Thursday, June 12, 2008

BOOK: ENDER'S GAME by Orson Scott Card

Earth has twice before had to fight an alien race of beings called the “buggers.” Now it seems that a third wave is intent on destroying the human race. In a desperate effort to deal with this crisis, the military bigwigs come up with a program to recruit extremely young geniuses to go through an intense training program making them into the ultimate strategists. And so Andrew Wiggins (Ender), a five-year-old from North Carolina finds himself whisked away from his family and into a space station orbiting Earth, where he is forced, along with several other highly intelligent children, to play various battle games. In the Battle Room, Ender struggles to not only meet the expectations of his superiors, but to face increasingly impossibly challenges that seem designed to destroy him. As the reality of the bugger attack grows more eminent, Ender must decide whether or not to keep playing these games.

Each chapter begins with a brief dialogue between Ender’s superiors. These conversations kept the suspense on a steady level, hinting at things to come. Another subplot involves Ender’s brother (Peter) and sister (Valentine) back on earth as they deal with their own high intelligence and the opportunities they have to gain power.

Card is notorious for inventing strong characters. Unfortunately, in this case, he occasionally resorts to crude dialogue. There is a video-type of game in the story that Ender plays involving a giant. Even though it is important to the novel, the actual game description felt arbitrary and random.

This is the book that made Card famous in sci-fi circles. It won both the Hugo and the Nebula for best novel of the year. There has been talk for several years of making it into a movie. The story is unique. The main characters are very young and most of the book takes place in a very limited setting. But the characters are well-made and that’s what makes this story work. The book is a quick read with some surprising turns. All in all, a great story that is much different than most plots you find in the sci-fi genre.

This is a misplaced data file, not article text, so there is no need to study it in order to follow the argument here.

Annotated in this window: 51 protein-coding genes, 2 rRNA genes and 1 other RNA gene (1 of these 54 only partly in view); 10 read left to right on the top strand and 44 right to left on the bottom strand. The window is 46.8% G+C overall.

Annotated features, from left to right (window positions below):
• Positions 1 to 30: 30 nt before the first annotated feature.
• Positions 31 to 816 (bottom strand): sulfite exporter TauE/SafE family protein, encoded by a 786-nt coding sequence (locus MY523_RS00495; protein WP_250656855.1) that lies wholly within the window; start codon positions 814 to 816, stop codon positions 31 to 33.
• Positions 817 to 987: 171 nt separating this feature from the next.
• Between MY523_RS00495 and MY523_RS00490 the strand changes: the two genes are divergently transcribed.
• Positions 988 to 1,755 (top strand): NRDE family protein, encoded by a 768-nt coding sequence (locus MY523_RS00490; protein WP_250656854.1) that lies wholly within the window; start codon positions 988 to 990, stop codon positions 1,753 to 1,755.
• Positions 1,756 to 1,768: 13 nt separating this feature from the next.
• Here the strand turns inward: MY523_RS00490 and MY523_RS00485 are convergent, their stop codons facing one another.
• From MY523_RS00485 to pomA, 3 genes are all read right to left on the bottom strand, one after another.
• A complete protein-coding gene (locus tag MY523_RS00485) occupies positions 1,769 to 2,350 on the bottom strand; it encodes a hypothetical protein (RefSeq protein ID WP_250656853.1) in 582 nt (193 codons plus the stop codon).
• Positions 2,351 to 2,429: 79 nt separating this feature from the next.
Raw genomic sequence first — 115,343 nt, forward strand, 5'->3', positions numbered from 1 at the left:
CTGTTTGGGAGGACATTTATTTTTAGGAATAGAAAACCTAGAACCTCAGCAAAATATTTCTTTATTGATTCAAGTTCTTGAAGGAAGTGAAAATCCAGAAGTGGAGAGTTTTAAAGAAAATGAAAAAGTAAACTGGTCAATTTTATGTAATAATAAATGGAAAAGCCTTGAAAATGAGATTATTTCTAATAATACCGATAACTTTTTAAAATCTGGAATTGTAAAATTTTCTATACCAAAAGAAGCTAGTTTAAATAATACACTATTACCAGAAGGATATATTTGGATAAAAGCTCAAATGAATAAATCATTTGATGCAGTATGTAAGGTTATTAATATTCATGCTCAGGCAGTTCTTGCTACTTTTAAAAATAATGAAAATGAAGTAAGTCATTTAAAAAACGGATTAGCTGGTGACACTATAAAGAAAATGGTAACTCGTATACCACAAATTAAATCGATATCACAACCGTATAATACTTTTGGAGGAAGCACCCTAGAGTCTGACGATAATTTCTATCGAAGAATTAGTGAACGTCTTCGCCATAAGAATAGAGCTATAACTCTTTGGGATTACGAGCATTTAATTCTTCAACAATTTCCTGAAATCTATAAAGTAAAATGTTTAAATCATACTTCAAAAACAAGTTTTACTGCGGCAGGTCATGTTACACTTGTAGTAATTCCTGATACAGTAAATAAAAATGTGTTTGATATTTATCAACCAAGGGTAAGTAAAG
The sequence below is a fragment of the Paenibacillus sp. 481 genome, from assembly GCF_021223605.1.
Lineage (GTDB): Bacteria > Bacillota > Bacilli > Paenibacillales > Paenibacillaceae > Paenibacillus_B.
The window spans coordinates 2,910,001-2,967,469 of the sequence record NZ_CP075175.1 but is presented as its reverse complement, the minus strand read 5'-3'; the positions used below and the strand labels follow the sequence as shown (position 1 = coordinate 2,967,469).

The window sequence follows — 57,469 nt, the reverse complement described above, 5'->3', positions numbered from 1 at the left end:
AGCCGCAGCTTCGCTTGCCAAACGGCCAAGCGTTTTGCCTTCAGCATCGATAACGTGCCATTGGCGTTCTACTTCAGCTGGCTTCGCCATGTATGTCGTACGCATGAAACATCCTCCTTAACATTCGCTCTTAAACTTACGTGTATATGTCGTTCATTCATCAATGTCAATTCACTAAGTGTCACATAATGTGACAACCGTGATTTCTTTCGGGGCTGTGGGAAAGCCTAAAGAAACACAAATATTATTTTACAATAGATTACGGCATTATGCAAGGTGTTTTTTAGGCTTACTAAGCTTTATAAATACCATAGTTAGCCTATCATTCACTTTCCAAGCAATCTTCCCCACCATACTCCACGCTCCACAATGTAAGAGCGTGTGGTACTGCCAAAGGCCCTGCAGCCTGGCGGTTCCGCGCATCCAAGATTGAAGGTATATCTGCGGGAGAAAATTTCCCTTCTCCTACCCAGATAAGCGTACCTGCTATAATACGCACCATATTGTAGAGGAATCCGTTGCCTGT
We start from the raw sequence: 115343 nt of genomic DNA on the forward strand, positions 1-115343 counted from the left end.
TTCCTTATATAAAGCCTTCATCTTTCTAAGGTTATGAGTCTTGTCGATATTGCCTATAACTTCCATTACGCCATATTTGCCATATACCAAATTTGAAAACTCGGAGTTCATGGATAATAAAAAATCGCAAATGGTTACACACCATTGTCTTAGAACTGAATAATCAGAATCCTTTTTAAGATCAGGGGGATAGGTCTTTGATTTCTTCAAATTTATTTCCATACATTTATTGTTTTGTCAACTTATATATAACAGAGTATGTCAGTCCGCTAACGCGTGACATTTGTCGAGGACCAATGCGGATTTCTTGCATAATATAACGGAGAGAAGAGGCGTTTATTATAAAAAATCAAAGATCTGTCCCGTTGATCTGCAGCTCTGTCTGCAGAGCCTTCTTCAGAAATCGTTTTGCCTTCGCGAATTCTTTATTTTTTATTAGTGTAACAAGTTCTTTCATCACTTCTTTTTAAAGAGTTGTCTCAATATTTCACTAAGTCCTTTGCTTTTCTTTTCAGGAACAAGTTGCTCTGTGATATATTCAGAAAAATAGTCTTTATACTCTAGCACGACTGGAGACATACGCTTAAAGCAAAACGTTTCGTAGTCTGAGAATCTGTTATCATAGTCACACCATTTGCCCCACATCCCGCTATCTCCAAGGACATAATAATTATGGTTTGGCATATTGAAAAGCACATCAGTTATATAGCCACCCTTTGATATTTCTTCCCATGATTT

If you would like something that is a cross between Star Wars and War Games, you might like this book.

Recommendation: The first three chapters will tell you if this is your kind of book. By the fourth, there’s no turning back.

1 comment:

David Schoder said...

Sorry, I realize this comment is a bit late, but I absolutely can't turn down a chance to comment on Card's incredible Ender's Game. There are also 2 parts that were left out of the original printing, but which many of the newer prints include, which the other intended to show how Ender handled his grief for the destruction he causes and also to tie up some loose ends in regards to his siblings' political endeavors, which apparently used blogs to garner political attention and power, an idea Card thought of decades before the web-log was ever started (an impressive foresight, if the developers of the web-log never read Card, or else a powerful influence if it actually did help drive the movement of this modern personal publishing staple). And, on another note, there's an Ender's Game videogame in the works, in case you were not already aware...